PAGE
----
Speaking of uplift, the most pleasant fresh start in the episode was seeing Vince and Jess at their happy, mature best. Big Mary is off franchising his tiny BBQ shack (whatever you say!), thus leaving Jess in charge of her siblings, including Andre, who is acting up. This leads to a beautifully played scene by Michael B. Jordan — who, let’s be honest, could recite a Tao Lin short story and make it emotionally rich and compelling as long as he clenched his jaw enough — wherein he gives Andre the “you’ve got to step up” with an absent father speech no one ever gave to him. Clearly Steve Harris wasn’t available for the episode and this is another small example of FNL turning a missing-actor lemon into plot-enriching lemonade, a trick also in evidence in the convenient but welcome transition of Becky into Tim’s old bedroom at the Riggins’ manse and, inappropriate Ronnie Lott quotes aside, Billy himself onto the East Dillon coaching staff.

But, perhaps somewhat perversely for a season premiere, the majority of the hour deals with FNL’s bread-and-butter: good-byes. That might seem an odd place to start but, really, FNL has always been about endings. Some happy, some heartbreaking. All inevitable. The hardest of these to witness is Tim Riggins: jailbird. Though he’s somehow been able to retain his trademark leonine locks, it’s clear that prison has changed Tim. He’s unsmiling, solemn. Billy won’t stop visiting him — the guilt he feels daily for his baby brother taking the rap for him has inspired him to become a better man — but Tim can’t offer the absolution his brother so desires. “I’m sorry, Billy, but I’m in prison,” he says. “I don’t think I can be your No. 1 cheerleader at the moment.” While we’re happy to learn that, owing to good behavior, Tim will be a free man in just three months — which should be just about the time he’s done filming Battleship with Rihanna of the series finale — we’re shaken that the show’ most essentially noble, if drunk, character may be forever scarred.

It’s also farewell season for Landry and Julie, two characters that started out at wildly different ages and somehow, thanks to the magic of television, ended up in the same spot. Landry is headed to Rice University, the “Harvard of the South,” which feels right. Despite his kicking heroics, Landry has been a bit adrift on the show since Tyra, his accessory to murder soul mate, left the show after season three. Still, he gets some nice moments here, saying good-bye to Grandma Saracen (who claims to listen to his music on her “MP player” which is actually a blood-pressure gauge) and playing one last gig with Crucifictorious. The show, while successful (though not necessarily successful enough to get Jimmy laid), feels a bit tame for Landry on his last night in Dillon. And so it’s up to Julie to get him drunk and get him a lap dance at the Landing Strip. Julie Taylor, you’re the best!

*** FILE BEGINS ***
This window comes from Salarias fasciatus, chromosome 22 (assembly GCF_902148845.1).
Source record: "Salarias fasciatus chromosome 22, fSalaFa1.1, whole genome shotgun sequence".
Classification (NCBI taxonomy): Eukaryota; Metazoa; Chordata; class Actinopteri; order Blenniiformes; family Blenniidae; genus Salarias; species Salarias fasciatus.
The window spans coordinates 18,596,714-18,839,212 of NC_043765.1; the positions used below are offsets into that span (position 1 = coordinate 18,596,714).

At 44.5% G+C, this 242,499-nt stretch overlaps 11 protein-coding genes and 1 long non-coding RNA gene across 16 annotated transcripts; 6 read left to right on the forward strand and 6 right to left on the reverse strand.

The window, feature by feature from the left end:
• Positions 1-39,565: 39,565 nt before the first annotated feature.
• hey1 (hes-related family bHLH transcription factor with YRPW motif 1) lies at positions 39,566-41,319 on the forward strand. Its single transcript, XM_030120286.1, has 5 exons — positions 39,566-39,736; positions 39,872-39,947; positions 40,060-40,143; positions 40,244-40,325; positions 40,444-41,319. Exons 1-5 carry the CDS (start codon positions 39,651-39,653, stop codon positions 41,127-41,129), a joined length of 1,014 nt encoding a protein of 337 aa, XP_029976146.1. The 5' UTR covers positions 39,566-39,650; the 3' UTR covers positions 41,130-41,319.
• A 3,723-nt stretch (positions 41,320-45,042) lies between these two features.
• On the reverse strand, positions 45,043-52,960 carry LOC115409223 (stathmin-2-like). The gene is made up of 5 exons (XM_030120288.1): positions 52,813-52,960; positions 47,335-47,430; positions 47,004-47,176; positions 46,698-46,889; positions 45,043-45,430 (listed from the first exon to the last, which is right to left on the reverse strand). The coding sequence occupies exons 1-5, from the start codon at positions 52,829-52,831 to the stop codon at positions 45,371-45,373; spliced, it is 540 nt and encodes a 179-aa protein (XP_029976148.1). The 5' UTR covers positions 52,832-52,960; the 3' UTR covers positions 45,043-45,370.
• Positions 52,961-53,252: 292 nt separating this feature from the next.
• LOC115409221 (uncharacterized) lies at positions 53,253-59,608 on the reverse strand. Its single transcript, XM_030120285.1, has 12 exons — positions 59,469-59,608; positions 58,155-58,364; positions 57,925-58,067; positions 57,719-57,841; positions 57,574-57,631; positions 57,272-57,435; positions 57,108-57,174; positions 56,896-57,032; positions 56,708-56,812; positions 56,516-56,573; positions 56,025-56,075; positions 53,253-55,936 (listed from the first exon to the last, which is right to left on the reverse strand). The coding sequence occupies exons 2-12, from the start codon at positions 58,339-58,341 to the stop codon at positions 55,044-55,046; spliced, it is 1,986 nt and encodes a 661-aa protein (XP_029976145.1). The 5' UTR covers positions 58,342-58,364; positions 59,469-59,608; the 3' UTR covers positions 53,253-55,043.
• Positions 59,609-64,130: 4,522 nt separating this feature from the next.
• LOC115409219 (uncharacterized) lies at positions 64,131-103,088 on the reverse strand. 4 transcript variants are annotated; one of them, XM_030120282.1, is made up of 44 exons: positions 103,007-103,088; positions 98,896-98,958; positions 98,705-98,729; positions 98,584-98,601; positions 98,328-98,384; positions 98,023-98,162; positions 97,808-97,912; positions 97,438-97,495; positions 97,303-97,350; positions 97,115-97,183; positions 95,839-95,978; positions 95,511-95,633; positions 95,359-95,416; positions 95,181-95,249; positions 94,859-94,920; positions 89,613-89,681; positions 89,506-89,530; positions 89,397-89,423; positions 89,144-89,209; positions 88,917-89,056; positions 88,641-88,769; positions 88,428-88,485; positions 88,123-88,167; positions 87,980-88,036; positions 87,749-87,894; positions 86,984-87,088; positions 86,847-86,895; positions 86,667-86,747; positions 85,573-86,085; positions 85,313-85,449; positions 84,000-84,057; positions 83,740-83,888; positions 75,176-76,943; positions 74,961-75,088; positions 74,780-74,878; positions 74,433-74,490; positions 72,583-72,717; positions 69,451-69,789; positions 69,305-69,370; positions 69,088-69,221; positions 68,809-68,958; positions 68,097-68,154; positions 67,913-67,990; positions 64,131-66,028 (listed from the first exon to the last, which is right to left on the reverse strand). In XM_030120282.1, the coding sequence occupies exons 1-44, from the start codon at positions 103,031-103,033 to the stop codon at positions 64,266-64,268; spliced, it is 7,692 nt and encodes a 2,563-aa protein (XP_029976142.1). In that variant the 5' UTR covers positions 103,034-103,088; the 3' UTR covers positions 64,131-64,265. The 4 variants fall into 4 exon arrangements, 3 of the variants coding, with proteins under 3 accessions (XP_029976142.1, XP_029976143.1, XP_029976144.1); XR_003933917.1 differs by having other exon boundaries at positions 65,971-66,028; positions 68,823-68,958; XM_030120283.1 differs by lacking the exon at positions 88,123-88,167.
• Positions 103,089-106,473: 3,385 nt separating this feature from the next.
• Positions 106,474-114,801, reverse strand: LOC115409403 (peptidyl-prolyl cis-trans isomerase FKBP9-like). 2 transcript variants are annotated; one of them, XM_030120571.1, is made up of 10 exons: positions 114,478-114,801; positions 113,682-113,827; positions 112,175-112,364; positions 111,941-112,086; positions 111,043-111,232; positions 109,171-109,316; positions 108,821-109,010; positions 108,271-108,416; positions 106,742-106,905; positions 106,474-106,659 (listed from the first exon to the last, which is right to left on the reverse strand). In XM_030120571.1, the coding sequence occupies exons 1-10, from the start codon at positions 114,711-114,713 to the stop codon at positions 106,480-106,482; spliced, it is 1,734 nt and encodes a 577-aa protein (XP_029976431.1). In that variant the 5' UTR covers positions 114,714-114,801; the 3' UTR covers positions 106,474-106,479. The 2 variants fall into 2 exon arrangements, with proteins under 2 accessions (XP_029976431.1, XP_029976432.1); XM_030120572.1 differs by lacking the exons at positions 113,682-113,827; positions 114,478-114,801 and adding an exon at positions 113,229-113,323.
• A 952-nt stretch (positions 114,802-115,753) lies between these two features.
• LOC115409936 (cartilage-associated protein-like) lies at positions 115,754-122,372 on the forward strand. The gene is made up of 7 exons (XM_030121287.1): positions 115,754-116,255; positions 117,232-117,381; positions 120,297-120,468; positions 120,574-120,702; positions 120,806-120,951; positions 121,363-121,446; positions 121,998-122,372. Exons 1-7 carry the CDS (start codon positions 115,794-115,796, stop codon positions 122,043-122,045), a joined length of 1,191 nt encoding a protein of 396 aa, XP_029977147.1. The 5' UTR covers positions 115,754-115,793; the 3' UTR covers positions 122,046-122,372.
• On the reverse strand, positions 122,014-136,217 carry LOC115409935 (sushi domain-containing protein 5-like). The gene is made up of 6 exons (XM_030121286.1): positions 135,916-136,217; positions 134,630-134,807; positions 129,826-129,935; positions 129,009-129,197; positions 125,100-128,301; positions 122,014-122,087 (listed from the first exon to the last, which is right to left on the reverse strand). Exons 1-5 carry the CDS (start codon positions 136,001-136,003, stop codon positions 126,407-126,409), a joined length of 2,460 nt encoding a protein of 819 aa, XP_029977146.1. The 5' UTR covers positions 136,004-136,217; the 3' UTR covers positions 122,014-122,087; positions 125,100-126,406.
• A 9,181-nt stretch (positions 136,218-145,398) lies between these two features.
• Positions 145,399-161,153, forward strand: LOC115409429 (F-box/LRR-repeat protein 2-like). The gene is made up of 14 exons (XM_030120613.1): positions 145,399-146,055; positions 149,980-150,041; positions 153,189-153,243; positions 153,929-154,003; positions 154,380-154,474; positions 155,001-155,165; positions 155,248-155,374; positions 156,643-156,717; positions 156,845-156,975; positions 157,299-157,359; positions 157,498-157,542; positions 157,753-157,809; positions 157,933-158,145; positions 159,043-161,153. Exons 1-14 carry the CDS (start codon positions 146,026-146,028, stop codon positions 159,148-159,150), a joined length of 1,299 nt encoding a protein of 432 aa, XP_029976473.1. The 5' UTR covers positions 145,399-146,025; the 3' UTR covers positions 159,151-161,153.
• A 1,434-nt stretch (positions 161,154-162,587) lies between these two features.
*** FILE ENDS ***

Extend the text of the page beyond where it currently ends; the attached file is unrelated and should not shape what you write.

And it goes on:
And really, you kind of are! No character or actor has grown more over the five-year run of Friday Night Lights than Julie/Aimee Teegarden. She began onenote and shrill but ended up as complicated, appealing, and lived-in as the rest of her fictional family. And nothing brought out the trusty box of Garrity Auto–branded tissues faster than Coach and Tami saying good-bye to their daughter, off to the rest of her life at UT in Austin. The look of quiet sadness on Kyle Chandler’s face as he watches his wife, daughter, and alien baby eating breakfast (“I’m gonna miss this”). Or when he stays up late to dig out the paddles for one last father-daughter game of Ping-Pong. Or Connie Britton’s brilliantly controlled frustration when she can’t keep Julie at the table for cobbler or, really, by her side forever. And the last shot of Julie driving away when Coach grabs his wife and seems utterly overwhelmed for the very first time in what, really, has been an extremely whelming few years for the guy.

Oh, Friday Night Lights. We’ve missed you almost as much as the sales division at Kleenex has! We’re not sure where we’re headed this year — will “the hippie” steal Jess from Vince? Will Vince’s past come back to haunt him? Will Ferret Guy return? Will Landry kill again? — but we trust the behind-the-camera folks to get us there. For the moment, we’re content to just sit here beaming like Grandma Saracen. Now come over here and let us hug your neck!

Photo: Bill Records/NBC/DIRECTV